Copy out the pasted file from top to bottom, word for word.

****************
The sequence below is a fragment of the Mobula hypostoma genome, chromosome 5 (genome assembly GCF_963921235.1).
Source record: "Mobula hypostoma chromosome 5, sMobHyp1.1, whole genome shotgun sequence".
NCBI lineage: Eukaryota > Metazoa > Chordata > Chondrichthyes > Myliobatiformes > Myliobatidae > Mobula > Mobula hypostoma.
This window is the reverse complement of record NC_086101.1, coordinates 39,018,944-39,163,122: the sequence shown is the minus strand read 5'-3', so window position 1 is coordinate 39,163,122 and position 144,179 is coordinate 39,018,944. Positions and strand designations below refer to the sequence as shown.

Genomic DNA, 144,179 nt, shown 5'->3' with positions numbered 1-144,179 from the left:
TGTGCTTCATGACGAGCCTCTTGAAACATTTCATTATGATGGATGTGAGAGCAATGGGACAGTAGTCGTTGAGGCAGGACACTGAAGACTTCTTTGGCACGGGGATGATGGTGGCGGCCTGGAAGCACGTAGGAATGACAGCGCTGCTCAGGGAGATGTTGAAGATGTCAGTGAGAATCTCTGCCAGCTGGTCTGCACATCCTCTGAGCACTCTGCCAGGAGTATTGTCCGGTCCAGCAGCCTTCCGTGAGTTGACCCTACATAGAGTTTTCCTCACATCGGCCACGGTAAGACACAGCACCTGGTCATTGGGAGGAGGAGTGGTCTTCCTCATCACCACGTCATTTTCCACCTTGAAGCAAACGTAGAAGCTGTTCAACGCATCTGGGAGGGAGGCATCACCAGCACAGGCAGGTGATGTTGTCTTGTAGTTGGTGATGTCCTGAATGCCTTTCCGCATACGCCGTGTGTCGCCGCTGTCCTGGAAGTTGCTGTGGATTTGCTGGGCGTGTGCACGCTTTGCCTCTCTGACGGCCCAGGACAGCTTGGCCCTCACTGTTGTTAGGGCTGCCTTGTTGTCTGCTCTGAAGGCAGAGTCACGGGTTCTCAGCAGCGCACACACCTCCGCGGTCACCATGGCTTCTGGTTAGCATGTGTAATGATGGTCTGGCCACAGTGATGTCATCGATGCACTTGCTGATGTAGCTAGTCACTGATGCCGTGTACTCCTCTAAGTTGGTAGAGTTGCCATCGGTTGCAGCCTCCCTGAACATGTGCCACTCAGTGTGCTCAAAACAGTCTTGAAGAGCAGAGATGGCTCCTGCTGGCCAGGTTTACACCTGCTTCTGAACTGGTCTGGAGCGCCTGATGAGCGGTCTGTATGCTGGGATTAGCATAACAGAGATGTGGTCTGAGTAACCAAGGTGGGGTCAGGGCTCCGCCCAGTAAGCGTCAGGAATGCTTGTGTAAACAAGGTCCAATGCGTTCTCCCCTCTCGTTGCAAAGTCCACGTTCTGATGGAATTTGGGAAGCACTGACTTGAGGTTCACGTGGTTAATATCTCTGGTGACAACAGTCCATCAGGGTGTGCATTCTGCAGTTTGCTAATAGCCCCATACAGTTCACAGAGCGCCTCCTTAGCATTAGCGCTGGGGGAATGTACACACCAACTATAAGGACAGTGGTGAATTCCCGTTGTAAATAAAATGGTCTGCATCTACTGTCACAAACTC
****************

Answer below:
The sequence below is a fragment of the Mobula hypostoma genome, chromosome 5 (genome assembly GCF_963921235.1).
Source record: "Mobula hypostoma chromosome 5, sMobHyp1.1, whole genome shotgun sequence".
NCBI lineage: Eukaryota > Metazoa > Chordata > Chondrichthyes > Myliobatiformes > Myliobatidae > Mobula > Mobula hypostoma.
This window is the reverse complement of record NC_086101.1, coordinates 39,018,944-39,163,122: the sequence shown is the minus strand read 5'-3', so window position 1 is coordinate 39,163,122 and position 144,179 is coordinate 39,018,944. Positions and strand designations below refer to the sequence as shown.

Genomic DNA, 144,179 nt, shown 5'->3' with positions numbered 1-144,179 from the left:
TGTGCTTCATGACGAGCCTCTTGAAACATTTCATTATGATGGATGTGAGAGCAATGGGACAGTAGTCGTTGAGGCAGGACACTGAAGACTTCTTTGGCACGGGGATGATGGTGGCGGCCTGGAAGCACGTAGGAATGACAGCGCTGCTCAGGGAGATGTTGAAGATGTCAGTGAGAATCTCTGCCAGCTGGTCTGCACATCCTCTGAGCACTCTGCCAGGAGTATTGTCCGGTCCAGCAGCCTTCCGTGAGTTGACCCTACATAGAGTTTTCCTCACATCGGCCACGGTAAGACACAGCACCTGGTCATTGGGAGGAGGAGTGGTCTTCCTCATCACCACGTCATTTTCCACCTTGAAGCAAACGTAGAAGCTGTTCAACGCATCTGGGAGGGAGGCATCACCAGCACAGGCAGGTGATGTTGTCTTGTAGTTGGTGATGTCCTGAATGCCTTTCCGCATACGCCGTGTGTCGCCGCTGTCCTGGAAGTTGCTGTGGATTTGCTGGGCGTGTGCACGCTTTGCCTCTCTGACGGCCCAGGACAGCTTGGCCCTCACTGTTGTTAGGGCTGCCTTGTTGTCTGCTCTGAAGGCAGAGTCACGGGTTCTCAGCAGCGCACACACCTCCGCGGTCACCATGGCTTCTGGTTAGCATGTGTAATGATGGTCTGGCCACAGTGATGTCATCGATGCACTTGCTGATGTAGCTAGTCACTGATGCCGTGTACTCCTCTAAGTTGGTAGAGTTGCCATCGGTTGCAGCCTCCCTGAACATGTGCCACTCAGTGTGCTCAAAACAGTCTTGAAGAGCAGAGATGGCTCCTGCTGGCCAGGTTTACACCTGCTTCTGAACTGGTCTGGAGCGCCTGATGAGCGGTCTGTATGCTGGGATTAGCATAACAGAGATGTGGTCTGAGTAACCAAGGTGGGGTCAGGGCTCCGCCCAGTAAGCGTCAGGAATGCTTGTGTAAACAAGGTCCAATGCGTTCTCCCCTCTCGTTGCAAAGTCCACGTTCTGATGGAATTTGGGAAGCACTGACTTGAGGTTCACGTGGTTAATATCTCTGGTGACAACAGTCCATCAGGGTGTGCATTCTGCAGTTTGCTAATAGCCCCATACAGTTCACAGAGCGCCTCCTTAGCATTAGCGCTGGGGGAATGTACACACCAACTATAAGGACAGTGGTGAATTCCCGTTGTAAATAAAATGGTCTGCATCTACTGTCACAAACTC